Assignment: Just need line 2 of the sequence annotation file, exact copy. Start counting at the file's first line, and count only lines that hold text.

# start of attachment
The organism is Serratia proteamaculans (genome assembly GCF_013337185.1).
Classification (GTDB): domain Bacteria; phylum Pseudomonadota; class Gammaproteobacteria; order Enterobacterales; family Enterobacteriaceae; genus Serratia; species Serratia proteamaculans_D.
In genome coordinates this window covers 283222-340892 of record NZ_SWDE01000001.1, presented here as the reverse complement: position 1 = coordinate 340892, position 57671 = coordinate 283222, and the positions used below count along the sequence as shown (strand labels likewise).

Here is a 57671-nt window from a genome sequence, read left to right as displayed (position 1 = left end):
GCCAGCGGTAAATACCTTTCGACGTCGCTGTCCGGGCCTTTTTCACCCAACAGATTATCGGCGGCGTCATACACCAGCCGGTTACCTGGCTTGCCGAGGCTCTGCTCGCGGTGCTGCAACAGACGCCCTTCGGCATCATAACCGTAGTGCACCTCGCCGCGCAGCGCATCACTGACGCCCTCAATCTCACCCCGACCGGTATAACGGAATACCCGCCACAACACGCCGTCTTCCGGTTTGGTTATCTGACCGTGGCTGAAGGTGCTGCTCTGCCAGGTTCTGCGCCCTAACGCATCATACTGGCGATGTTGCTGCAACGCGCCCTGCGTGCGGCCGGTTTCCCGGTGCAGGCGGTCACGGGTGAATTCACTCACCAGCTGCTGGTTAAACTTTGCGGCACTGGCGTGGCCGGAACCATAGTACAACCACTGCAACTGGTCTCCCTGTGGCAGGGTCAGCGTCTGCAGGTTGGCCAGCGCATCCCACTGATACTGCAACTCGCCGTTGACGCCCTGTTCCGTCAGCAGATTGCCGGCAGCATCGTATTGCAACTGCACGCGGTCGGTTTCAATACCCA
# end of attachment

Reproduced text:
Classification (GTDB): domain Bacteria; phylum Pseudomonadota; class Gammaproteobacteria; order Enterobacterales; family Enterobacteriaceae; genus Serratia; species Serratia proteamaculans_D.